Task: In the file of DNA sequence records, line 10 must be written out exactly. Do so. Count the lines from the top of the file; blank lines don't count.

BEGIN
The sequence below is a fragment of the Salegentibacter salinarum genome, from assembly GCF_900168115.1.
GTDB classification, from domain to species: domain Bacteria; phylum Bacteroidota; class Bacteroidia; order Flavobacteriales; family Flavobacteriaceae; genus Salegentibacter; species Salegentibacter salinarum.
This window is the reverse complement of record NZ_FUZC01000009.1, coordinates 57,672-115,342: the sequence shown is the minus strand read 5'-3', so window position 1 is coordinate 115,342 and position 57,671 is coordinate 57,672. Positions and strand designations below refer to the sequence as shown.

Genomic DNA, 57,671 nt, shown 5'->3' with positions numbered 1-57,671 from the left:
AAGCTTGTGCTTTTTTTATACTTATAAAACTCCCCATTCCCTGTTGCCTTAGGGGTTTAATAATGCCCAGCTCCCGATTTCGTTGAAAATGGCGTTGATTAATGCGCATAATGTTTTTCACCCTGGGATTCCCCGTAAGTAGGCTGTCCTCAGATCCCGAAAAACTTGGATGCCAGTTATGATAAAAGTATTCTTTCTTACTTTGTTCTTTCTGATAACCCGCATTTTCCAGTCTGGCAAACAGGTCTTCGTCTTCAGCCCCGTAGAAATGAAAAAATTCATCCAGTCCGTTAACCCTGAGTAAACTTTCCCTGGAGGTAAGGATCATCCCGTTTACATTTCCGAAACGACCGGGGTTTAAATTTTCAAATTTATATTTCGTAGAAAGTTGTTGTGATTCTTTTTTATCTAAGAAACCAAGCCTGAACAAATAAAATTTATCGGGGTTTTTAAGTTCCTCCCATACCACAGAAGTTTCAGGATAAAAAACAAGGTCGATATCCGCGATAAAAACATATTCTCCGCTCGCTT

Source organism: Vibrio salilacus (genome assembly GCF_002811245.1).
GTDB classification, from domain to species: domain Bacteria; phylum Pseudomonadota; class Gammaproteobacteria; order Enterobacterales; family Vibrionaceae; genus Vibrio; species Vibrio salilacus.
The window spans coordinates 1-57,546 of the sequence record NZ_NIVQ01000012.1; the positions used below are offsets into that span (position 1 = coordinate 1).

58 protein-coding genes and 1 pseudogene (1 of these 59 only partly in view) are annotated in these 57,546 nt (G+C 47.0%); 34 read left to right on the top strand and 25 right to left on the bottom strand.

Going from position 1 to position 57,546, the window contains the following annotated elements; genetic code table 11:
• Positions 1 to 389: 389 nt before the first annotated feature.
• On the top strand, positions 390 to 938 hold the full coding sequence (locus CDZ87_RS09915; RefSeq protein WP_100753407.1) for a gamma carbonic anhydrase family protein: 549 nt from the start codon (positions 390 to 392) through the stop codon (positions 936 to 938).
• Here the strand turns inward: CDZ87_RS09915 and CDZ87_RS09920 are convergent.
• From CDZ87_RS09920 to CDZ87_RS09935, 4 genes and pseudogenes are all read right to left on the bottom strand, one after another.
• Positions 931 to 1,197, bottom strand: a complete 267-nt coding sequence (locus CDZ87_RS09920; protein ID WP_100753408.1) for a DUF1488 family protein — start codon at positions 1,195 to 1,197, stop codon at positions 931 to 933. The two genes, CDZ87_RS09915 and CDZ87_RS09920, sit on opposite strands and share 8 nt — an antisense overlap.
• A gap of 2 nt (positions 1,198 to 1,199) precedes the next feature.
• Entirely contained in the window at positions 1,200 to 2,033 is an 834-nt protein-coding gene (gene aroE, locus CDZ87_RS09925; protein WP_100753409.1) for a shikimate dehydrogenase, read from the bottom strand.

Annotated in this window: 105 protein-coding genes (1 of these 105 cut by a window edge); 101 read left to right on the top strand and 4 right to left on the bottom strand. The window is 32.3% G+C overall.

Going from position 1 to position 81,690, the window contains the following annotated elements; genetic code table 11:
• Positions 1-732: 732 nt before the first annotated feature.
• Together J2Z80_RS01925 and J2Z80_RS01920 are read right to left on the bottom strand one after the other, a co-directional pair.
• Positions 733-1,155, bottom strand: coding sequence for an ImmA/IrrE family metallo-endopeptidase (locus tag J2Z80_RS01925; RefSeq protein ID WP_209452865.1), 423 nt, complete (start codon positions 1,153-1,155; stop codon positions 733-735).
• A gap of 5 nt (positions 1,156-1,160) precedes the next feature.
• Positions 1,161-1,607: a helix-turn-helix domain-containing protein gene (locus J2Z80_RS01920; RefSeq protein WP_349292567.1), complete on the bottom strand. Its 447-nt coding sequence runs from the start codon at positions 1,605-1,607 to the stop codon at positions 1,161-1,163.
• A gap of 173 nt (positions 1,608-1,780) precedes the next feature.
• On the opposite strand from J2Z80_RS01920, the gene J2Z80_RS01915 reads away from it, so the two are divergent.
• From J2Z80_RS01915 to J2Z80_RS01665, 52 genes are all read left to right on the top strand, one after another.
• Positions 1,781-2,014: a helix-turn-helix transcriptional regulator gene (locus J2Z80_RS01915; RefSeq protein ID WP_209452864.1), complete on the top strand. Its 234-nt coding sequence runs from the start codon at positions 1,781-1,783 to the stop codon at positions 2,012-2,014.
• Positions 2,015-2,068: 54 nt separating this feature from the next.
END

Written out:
Going from position 1 to position 57,546, the window contains the following annotated elements; genetic code table 11: